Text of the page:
“Of course,” Francis agreed, glancing toward the open window. “It is remarkable how well the weather has cleared.”

Ross started to smile. “Remarkable, indeed.”


They rode fast; they rode hard. They stopped only when necessary, and talked little. There was no need to talk. For once, the lack of words was not the distance between them but the closeness. What was there to say when they knew what there was to say. All their years as cousins, and this was the first ride they’d completed as friends.

Cousins, rivals, business partners, friends.

Not a bad evolution, if Ross had to say so himself.

Not that he would, to be clear.

He took some comfort in that.

He took even more in knowing that Francis knew anyway.


Demelza came out to meet him, all smiles and breathless. “You made it!”

Dismounting, Ross handed off his horse to the servant. “Made it for what?” he asked.

“The trial,” she said, eyes wide. “I thought you would know!”

“I had reason to hope,” Ross said, taking her by the arm. “Is it official, then?”

Demelza beamed. “Two days from now,” she said.

“And Dwight?”

Her smile fell, somewhat. “No news,” she admitted. “But no news can’t be bad.”

He gave her a squeeze, beaming back at her. “In this case, it certainly can’t be,” he said, bending down to give her a kiss. “Now come. I have been riding without ceasing; I am starving.”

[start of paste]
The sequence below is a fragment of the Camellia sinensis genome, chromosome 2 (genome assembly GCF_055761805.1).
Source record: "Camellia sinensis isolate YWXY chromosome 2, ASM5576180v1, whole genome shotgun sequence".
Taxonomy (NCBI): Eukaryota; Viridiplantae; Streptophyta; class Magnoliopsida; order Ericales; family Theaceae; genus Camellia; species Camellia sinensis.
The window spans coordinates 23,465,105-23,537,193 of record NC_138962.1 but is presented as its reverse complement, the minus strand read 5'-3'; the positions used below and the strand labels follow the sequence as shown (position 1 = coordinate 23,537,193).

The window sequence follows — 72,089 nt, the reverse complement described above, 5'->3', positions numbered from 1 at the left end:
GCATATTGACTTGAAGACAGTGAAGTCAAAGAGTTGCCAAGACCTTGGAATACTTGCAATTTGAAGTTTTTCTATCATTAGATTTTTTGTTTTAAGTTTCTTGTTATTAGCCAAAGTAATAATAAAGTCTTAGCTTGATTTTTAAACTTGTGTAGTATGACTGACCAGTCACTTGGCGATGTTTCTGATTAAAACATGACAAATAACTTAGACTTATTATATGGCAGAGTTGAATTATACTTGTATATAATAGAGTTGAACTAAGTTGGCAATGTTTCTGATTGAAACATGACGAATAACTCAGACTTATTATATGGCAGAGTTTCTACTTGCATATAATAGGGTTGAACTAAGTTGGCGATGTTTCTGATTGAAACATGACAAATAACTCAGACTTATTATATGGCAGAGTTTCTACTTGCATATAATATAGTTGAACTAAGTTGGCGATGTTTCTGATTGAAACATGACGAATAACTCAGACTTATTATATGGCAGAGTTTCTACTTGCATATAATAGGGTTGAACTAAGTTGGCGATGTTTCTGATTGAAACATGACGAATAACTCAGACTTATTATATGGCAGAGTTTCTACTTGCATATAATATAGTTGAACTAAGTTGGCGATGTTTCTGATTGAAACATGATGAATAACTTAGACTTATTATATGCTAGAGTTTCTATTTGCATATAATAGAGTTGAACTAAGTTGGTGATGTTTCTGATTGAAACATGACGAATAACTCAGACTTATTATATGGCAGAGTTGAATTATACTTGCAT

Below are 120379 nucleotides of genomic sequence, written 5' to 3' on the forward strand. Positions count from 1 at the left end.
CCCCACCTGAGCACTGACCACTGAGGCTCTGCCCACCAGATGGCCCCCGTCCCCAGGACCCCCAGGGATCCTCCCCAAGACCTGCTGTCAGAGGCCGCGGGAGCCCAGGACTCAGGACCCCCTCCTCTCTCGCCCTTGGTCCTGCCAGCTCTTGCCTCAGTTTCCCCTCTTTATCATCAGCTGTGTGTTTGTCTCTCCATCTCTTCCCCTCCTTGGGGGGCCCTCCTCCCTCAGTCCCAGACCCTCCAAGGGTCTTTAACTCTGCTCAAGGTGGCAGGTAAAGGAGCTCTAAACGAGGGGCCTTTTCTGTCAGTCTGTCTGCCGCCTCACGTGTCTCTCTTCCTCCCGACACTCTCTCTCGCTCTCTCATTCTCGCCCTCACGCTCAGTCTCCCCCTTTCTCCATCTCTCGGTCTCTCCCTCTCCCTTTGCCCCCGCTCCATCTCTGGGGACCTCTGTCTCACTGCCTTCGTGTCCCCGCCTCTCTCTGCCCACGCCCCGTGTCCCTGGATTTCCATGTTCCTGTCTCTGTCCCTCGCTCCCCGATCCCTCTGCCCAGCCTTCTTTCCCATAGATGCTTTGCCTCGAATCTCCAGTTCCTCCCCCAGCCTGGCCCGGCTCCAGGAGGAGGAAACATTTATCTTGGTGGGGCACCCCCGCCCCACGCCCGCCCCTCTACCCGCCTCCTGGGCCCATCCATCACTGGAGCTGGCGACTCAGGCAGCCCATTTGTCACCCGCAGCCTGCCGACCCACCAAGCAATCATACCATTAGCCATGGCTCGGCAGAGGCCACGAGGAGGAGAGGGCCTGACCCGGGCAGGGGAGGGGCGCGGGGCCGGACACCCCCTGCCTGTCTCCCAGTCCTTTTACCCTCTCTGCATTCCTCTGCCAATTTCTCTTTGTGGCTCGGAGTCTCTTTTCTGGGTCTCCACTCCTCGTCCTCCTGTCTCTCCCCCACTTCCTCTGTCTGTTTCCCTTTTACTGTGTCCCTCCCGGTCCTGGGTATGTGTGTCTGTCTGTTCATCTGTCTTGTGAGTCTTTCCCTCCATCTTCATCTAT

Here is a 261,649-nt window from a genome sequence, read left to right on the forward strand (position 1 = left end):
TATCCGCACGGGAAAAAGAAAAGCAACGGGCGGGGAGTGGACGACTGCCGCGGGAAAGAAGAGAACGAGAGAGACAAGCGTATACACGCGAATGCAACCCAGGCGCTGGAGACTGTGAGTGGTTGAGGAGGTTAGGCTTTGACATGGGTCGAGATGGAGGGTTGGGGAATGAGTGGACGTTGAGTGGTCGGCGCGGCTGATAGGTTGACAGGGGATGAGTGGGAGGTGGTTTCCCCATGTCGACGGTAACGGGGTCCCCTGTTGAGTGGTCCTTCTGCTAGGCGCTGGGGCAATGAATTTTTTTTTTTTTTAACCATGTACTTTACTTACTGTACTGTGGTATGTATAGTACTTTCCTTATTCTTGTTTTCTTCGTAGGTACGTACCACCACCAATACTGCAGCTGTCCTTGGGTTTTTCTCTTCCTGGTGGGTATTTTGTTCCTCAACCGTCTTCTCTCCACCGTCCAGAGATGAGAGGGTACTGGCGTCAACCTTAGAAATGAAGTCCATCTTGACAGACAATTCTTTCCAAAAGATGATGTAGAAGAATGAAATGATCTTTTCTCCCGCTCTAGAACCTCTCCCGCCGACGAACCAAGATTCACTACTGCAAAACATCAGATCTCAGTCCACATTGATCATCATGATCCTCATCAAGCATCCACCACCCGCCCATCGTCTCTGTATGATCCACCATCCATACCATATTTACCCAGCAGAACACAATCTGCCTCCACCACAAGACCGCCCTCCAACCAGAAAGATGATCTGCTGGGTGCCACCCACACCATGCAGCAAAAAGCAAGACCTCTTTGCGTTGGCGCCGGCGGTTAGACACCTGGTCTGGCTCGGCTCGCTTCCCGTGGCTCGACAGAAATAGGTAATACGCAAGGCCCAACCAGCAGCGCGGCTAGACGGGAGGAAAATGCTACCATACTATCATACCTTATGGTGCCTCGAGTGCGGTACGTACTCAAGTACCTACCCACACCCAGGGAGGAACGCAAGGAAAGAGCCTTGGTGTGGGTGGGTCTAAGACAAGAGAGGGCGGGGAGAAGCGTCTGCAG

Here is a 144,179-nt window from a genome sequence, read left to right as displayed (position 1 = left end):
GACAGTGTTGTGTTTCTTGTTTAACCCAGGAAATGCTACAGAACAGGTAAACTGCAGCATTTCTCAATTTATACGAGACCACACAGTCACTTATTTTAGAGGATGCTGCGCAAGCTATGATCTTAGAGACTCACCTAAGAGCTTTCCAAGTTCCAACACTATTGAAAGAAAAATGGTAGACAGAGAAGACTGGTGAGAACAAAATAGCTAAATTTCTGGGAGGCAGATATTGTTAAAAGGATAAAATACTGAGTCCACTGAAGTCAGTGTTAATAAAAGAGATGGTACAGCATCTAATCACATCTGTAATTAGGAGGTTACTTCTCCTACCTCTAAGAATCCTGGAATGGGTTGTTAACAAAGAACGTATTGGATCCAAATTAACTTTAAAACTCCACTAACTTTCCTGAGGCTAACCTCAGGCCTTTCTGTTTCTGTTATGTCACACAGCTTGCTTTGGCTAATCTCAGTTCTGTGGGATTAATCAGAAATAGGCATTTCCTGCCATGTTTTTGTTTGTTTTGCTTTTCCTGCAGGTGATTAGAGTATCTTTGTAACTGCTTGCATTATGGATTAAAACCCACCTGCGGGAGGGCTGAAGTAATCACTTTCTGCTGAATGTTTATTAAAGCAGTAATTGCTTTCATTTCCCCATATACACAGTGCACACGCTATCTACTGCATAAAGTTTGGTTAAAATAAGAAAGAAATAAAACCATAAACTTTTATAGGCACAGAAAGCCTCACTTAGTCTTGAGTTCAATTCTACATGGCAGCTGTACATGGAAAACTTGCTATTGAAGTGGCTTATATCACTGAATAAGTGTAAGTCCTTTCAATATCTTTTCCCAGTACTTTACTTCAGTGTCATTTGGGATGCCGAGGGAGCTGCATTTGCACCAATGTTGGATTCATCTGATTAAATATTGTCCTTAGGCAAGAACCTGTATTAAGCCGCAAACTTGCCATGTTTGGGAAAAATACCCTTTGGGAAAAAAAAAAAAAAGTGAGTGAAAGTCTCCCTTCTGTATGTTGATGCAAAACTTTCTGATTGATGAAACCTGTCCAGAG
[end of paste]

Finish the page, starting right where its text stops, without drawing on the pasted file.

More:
“Well, you’re in luck then, because dinner’s on the table,” she said.

“I don’t suppose we’ve managed to afford anything other than—“

“Turnips,” she said. “But the bread is freshly cooked.”

“Ah,” Ross said. He shrugged. “A warm meal and a loving wife—“

“Not to mention a trial date!” Demelza interjected.

Ross kissed her again. “Life may finally be turning in our favor.”


News spread fast, being whispered throughout the mine and amongst the villagers. Everyone was eager to have their doctor back, to say the very least, and they thought it a sign of justice to be finally served. Spirits were high, and Ross’ the highest of them all.

He tried to visit Dwight again, but this time the jailer accepted no bribe. “The doctor wants to be fit as he can be for the trial tomorrow,” he said stoically. “I’m not to let anyone in.”